Real estate technology company Opendoor is cutting around 560 positions, roughly 22% of its staff, amid growing losses and a declining share price.
The layoffs represent the second major headcount cut at the company since November when Opendoor cut 550 jobs.
Opendoor was founded in 2014 by a group including Keith Rabois, Eric Wu and JD Ross. Wu stepped down as CEO in November and was replaced by Carrie Wheeler when the company announced its last round of layoffs.
The company was based in San Francisco for much of its history before moving its base of operations to Arizona in 2020.
"We're taking these actions now to better align our operational costs with the anticipated near-term market opportunity," the company said in a statement confirming the layoffs to The Standard.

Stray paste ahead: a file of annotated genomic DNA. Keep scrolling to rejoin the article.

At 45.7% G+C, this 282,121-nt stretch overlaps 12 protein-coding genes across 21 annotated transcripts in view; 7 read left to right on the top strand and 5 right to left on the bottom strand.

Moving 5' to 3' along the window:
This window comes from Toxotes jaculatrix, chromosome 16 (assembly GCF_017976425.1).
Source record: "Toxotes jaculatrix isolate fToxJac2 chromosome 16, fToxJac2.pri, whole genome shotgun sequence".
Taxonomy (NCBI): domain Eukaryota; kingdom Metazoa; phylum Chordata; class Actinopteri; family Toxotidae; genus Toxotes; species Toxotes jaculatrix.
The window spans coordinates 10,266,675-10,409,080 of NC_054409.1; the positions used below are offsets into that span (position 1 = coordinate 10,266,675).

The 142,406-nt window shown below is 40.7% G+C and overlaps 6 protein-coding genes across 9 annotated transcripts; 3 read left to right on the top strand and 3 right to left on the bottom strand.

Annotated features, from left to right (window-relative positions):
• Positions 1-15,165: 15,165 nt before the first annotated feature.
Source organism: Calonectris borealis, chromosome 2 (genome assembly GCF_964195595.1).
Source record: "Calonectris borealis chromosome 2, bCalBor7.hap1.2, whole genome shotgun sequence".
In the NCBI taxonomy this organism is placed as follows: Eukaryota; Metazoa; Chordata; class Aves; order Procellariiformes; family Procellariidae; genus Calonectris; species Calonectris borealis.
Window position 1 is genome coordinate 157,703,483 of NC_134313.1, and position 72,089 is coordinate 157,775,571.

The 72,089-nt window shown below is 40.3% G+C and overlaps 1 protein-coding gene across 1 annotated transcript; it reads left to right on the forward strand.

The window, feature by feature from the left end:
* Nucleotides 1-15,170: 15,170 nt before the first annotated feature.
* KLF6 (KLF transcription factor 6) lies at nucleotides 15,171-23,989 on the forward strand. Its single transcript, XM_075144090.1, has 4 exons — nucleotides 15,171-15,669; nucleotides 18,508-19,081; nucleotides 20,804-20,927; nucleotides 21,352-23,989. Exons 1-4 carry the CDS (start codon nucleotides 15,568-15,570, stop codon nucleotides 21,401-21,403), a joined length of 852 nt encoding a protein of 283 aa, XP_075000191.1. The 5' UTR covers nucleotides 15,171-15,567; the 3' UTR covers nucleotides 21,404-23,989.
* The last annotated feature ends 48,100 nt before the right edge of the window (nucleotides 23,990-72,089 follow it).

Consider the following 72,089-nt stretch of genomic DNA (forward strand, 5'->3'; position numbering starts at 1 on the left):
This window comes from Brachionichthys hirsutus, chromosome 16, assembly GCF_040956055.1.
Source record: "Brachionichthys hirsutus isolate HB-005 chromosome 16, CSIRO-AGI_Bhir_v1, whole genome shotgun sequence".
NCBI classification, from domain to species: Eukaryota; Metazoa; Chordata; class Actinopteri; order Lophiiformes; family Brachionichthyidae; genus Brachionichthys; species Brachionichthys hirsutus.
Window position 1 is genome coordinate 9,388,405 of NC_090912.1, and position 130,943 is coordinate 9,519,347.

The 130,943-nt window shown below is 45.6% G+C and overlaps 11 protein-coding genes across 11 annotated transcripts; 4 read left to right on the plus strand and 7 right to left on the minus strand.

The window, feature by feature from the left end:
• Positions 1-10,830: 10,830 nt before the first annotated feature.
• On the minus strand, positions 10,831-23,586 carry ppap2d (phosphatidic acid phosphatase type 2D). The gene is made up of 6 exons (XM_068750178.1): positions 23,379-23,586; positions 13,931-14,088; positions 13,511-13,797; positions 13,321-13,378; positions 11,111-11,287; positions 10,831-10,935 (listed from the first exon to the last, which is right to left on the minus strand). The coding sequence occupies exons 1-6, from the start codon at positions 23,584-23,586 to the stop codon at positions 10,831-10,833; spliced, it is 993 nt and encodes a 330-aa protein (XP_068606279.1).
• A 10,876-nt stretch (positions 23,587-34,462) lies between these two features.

Opendoor reported a $1.4 billion loss in 2022, more than double the $663 million it lost in 2021. The company purchased nearly 2,000 fewer homes last year compared with 2021.
The company went public through a special purpose acquisition company (SPAC) merger in 2020 and has seen its stock price steadily slide after peaking in 2021. Opendoor's share price has declined by more than 85% from its opening price three years ago.
Last year, the company agreed to a $62 million settlement with the Federal Trade Commission over allegations that it overpromised to consumers in its outreach in advertising.
Opendoor is known in the real estate industry as an iBuyer, a company that bypasses the traditional listing process for selling homes by using technology to make instant offers. Opendoor then flips those properties for a profit.
Opendoor has been hit hard by rising mortgage rates, which have made lending more expensive and slowed the pace of home sales.
A number of tech companies have decided to cut jobs in recent months in response to the changing economic environment, including Lyft, Meta and Glassdoor.